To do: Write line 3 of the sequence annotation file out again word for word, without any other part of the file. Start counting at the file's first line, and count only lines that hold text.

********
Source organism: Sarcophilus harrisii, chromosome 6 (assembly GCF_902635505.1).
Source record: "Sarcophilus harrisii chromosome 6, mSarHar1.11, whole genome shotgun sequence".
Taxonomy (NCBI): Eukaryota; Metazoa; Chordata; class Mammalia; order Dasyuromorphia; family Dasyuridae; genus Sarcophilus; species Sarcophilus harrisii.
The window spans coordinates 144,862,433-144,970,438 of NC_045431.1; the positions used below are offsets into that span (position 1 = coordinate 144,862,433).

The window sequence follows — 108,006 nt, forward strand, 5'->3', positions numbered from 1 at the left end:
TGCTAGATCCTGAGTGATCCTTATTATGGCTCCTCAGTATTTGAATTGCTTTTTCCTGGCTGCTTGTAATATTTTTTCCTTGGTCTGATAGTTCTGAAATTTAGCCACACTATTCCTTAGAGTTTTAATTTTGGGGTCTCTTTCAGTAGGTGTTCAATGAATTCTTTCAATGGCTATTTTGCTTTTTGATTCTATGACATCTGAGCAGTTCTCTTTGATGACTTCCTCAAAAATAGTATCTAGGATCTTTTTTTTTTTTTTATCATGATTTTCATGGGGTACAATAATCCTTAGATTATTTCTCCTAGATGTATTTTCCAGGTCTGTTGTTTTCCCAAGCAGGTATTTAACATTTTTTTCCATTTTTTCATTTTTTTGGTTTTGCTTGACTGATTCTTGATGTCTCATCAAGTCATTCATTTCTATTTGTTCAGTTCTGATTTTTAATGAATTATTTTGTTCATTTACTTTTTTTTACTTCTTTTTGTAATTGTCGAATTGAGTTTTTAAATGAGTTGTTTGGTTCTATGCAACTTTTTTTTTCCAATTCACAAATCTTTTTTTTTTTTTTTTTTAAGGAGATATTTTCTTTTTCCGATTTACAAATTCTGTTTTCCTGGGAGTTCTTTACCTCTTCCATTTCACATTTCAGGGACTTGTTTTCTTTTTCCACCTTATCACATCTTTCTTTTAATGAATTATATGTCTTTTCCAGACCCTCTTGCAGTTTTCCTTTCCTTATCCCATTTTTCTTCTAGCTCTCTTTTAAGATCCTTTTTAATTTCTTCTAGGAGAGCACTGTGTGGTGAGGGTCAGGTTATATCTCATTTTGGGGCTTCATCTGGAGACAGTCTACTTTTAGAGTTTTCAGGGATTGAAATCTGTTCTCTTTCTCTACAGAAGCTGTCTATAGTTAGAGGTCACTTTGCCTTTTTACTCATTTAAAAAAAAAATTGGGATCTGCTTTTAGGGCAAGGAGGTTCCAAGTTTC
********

Taxonomy (NCBI): Eukaryota; Metazoa; Chordata; class Mammalia; order Dasyuromorphia; family Dasyuridae; genus Sarcophilus; species Sarcophilus harrisii.